Taylor v. Butler
MEMORANDUM OPINION & ORDER: 1. Taylor's petition for a writ of habeas corpus pursuant to 28 U.S.C. § 2241 [R. 1 is DENIED; 2. This action is DISMISSED and STRICKEN from the Courts docket; and 3. A corresponding judgment will be entered this date. Signed by Judge Gregory F. VanTatenhove on 10/12/17.(MRS)cc: COR, PRO SE FILER
UNITED STATES DISTRICT COURT
EASTERN DISTRICT OF KENTUCKY
BRANDON L. TAYLOR,
SANDRA BUTLER, Warden,
Civil No. 6:16-300-GFVT
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Brandon Taylor is an inmate at the Federal Correctional Institution in Manchester,
Kentucky. Proceeding without a lawyer, Taylor filed a petition for a writ of habeas corpus pursuant
to 28 U.S.C. § 2241. [R. 1.] For the reasons set forth below, the Court will deny Taylor’s petition.
In 2008, a jury convicted Taylor of being a felon in possession of a firearm, a felon in
possession of ammunition, an unlawful user of a controlled substance in possession of a firearm,
and an unlawful user of a controlled substance in possession of ammunition—all in violation of
18 U.S.C. § 922(g).1 The district court then sentenced Taylor to a total term of 240 months in
prison. Taylor appealed his case, but the United States Court of Appeals for the Seventh Circuit
affirmed his convictions and sentences. Taylor then moved to vacate his sentence pursuant to 28
U.S.C. § 2255, but the district court denied that motion and the Seventh Circuit denied Taylor a
certificate of appealability.
Taylor has now filed a § 2241 petition with this Court. [R. 1.] While Taylor’s submission
is difficult to understand, he appears to be raising a so-called “multiplicity argument” by claiming
that at least some of his four counts of conviction under § 922(g) were based on the same conduct.
The procedural history comes from Taylor’s petition, as well as United States v. Brandon Taylor, No. 3:07-cr-111RLM-2 (N.D. Ind. 2007).
Taylor also argues that the district court ran afoul of the law by sentencing him to consecutive
rather than concurrent terms of imprisonment.
Taylor’s § 2241 petition is an impermissible collateral attack on his convictions and
sentence. While a federal prisoner may challenge the legality of his convictions or sentence in a
motion pursuant to 28 U.S.C. § 2255, he generally may not do so in a § 2241 petition. See United
States v. Peterman, 249 F.3d 458, 461 (6th Cir. 2001) (explaining the distinction between a § 2255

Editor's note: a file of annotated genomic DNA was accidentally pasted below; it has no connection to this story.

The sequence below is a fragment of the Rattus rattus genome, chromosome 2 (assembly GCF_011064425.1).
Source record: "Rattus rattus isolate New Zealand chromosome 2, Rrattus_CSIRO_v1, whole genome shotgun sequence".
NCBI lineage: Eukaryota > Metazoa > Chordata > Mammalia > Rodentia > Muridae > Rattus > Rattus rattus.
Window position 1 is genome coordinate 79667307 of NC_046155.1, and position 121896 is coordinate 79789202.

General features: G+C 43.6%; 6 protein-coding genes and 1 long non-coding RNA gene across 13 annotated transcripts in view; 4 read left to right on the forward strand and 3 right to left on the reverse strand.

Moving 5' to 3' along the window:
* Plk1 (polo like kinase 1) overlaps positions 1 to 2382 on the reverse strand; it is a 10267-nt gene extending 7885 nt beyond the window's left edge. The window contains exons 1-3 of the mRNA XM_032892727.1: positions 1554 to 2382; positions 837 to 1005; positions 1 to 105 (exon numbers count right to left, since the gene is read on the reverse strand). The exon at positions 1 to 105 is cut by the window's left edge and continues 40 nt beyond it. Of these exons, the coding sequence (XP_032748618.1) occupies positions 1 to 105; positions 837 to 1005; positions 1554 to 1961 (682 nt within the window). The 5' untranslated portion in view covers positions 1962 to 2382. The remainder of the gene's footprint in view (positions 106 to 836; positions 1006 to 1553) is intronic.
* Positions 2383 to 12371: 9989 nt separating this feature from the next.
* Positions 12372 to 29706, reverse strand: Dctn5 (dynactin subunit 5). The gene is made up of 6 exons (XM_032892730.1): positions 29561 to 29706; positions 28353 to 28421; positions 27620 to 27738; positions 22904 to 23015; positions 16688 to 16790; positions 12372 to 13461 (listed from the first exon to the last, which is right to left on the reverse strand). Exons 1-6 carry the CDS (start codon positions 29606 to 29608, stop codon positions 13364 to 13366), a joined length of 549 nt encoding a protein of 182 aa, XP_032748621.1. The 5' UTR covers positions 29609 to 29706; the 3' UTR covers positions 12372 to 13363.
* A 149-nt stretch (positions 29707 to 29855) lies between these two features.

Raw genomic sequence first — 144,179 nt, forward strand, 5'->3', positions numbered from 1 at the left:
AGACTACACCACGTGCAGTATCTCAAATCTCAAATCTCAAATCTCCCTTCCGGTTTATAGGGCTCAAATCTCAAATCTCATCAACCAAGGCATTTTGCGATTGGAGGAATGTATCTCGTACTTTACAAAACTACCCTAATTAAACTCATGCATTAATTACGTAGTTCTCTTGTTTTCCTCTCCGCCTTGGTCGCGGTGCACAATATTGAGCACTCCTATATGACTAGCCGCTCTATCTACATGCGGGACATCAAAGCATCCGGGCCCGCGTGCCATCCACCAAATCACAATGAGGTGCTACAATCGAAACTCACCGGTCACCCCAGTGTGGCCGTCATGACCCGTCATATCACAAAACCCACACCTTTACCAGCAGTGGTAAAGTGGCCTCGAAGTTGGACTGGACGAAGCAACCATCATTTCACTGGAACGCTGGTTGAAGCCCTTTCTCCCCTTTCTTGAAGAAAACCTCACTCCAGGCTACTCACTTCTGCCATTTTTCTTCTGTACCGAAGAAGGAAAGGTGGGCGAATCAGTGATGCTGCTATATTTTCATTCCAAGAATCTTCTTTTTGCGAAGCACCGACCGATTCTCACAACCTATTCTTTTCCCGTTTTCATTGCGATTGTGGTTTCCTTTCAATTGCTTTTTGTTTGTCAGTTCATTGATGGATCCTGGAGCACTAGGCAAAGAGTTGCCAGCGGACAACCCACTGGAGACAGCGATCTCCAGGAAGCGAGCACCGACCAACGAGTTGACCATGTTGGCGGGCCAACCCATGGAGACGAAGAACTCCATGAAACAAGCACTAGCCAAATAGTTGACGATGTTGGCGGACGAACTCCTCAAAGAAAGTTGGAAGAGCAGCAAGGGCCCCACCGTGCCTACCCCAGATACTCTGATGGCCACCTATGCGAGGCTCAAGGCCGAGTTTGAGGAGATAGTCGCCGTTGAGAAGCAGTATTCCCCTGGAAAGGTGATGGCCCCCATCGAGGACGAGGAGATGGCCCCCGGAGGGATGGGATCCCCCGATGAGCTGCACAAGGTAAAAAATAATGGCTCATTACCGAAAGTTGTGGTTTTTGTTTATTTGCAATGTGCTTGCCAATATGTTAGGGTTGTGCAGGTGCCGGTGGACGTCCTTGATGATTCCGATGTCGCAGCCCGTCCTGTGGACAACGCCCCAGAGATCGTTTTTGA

motion and a § 2241 petition). After all, a § 2241 petition is usually only a vehicle for challenges
to actions taken by prison officials that affect the manner in which the prisoner’s sentence is being
carried out, such as computing sentence credits or determining parole eligibility. See Terrell v.
United States, 546 F.3d 442, 447 (6th Cir. 2009). Simply put, Taylor cannot use a § 2241 petition
as a way of challenging his convictions and sentence.
It is true that, under certain limited circumstances, “a federal prisoner may also challenge
the validity of his conviction or sentence under § 2241.” Bess v. Walton, 468 F. App’x 588, 589
(6th Cir. 2012). However, the Sixth Circuit has explained that this is only true when the prisoner
is trying to rely on an intervening change in the law to establish his actual innocence, see Wooten
v. Cauley, 677 F.3d 303, 307-08 (6th Cir. 2012), or challenge a sentence enhancement. See Hill
v. Masters, 836 F.3d 591, 599-600 (6th Cir. 2016). And, in this case, it does not appear from
Taylor’s petition that he is relying on an intervening change in the law to attack his convictions or
sentence or that he otherwise meets the requirements set forth in either the Wooten or Hill cases.
Rather, it appears that Taylor is trying to re-litigate claims that he either made or could have made
in his previously denied § 2255 motion. See United States v. Brandon Taylor, No. 3:07-cr-111RLM-2, at R. 97 (N.D. Ind. January 19, 2011). That is simply not proper in a § 2241 petition.
Accordingly, it is hereby ORDERED as follows:
1. Taylor’s petition for a writ of habeas corpus pursuant to 28 U.S.C. § 2241 [R. 1] is
2. This action is DISMISSED and STRICKEN from the Court’s docket; and
3. A corresponding judgment will be entered this date.
This the 12th day of October, 2017.
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